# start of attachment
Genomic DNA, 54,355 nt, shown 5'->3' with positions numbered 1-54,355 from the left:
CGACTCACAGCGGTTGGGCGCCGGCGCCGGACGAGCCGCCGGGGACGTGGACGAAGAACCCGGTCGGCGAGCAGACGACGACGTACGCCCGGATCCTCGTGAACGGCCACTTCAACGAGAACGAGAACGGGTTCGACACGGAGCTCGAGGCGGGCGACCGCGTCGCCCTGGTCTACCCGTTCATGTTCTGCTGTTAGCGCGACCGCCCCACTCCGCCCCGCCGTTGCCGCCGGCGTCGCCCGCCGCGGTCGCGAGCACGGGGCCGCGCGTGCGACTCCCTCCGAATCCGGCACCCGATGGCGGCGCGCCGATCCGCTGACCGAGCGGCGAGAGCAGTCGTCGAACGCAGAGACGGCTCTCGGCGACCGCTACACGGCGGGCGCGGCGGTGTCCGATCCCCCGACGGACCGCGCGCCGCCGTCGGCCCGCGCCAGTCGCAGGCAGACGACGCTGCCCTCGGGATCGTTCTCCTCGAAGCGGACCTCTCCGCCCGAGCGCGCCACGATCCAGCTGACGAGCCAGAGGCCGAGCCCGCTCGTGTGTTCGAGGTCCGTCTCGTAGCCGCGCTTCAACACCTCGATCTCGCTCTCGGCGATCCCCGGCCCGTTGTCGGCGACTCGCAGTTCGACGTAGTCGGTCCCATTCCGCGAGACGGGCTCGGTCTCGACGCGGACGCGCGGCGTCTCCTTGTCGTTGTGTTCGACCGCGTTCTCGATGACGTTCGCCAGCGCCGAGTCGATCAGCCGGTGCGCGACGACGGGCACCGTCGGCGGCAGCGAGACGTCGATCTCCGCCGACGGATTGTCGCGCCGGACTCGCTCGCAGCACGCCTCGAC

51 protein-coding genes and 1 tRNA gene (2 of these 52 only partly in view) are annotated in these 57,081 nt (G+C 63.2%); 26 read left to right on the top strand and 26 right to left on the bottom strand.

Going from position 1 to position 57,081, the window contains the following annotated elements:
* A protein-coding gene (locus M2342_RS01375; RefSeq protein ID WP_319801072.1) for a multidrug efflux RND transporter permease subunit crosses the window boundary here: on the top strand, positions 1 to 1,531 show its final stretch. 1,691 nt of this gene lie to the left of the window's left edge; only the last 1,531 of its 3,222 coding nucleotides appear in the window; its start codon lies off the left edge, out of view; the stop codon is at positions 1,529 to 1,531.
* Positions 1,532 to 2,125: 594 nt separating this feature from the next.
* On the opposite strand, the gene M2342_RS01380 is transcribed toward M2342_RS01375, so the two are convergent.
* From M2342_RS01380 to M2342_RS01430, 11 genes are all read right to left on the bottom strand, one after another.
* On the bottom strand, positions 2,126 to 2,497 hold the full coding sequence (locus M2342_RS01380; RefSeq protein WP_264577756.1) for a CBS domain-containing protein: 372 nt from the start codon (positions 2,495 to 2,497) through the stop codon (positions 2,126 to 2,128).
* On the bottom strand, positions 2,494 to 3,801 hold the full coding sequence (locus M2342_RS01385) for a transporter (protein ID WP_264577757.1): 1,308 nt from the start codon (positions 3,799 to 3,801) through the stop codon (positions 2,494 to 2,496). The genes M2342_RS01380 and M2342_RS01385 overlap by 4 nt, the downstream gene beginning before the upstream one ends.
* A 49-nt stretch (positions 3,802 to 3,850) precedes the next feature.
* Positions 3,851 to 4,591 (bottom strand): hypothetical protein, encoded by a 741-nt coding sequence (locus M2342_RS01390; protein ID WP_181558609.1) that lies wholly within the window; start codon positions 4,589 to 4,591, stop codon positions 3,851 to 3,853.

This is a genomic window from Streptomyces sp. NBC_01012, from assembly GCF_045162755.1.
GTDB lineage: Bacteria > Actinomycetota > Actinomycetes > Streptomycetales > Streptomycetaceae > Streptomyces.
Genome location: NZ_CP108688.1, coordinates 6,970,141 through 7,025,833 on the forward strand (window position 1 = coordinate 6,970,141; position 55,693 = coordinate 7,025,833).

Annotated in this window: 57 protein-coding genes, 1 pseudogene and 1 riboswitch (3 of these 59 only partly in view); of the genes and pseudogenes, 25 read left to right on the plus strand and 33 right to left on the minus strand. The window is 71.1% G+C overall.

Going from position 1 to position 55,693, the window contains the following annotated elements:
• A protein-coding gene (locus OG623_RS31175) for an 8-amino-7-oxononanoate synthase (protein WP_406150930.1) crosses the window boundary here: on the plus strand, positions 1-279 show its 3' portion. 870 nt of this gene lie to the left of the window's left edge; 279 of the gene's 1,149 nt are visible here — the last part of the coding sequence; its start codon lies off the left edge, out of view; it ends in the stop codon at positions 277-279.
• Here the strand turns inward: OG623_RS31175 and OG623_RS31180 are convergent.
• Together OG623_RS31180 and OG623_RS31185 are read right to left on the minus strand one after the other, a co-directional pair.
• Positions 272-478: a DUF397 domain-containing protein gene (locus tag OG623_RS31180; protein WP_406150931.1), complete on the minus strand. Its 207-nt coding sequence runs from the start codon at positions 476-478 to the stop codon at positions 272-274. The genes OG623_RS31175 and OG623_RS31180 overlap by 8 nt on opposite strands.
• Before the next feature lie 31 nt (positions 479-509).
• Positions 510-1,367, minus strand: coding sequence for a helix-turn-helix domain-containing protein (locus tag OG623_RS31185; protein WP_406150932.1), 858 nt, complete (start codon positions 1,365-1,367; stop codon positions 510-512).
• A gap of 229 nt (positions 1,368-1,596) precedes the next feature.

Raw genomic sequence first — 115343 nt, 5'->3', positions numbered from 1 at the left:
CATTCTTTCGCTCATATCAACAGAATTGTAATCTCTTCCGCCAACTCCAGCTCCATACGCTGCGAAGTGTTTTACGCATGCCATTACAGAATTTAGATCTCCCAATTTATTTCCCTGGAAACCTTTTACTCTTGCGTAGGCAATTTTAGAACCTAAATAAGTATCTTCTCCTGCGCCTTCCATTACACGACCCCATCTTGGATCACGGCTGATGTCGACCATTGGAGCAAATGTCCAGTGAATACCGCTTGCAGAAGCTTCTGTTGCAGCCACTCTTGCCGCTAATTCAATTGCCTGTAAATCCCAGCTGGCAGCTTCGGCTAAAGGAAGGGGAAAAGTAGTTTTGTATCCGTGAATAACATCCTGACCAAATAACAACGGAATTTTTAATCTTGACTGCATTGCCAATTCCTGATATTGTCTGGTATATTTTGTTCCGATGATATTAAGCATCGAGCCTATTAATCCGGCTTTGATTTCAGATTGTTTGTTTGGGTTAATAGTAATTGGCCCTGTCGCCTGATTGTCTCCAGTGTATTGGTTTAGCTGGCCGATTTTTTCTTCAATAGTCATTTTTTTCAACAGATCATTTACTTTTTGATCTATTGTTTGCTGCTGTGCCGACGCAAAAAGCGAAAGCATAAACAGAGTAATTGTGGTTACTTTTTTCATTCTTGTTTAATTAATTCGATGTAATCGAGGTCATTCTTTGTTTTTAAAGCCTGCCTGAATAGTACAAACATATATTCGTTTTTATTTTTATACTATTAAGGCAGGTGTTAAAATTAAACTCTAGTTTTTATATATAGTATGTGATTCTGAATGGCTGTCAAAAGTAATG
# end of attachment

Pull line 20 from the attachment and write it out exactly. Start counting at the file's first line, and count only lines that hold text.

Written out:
• Together OG623_RS31180 and OG623_RS31185 are read right to left on the minus strand one after the other, a co-directional pair.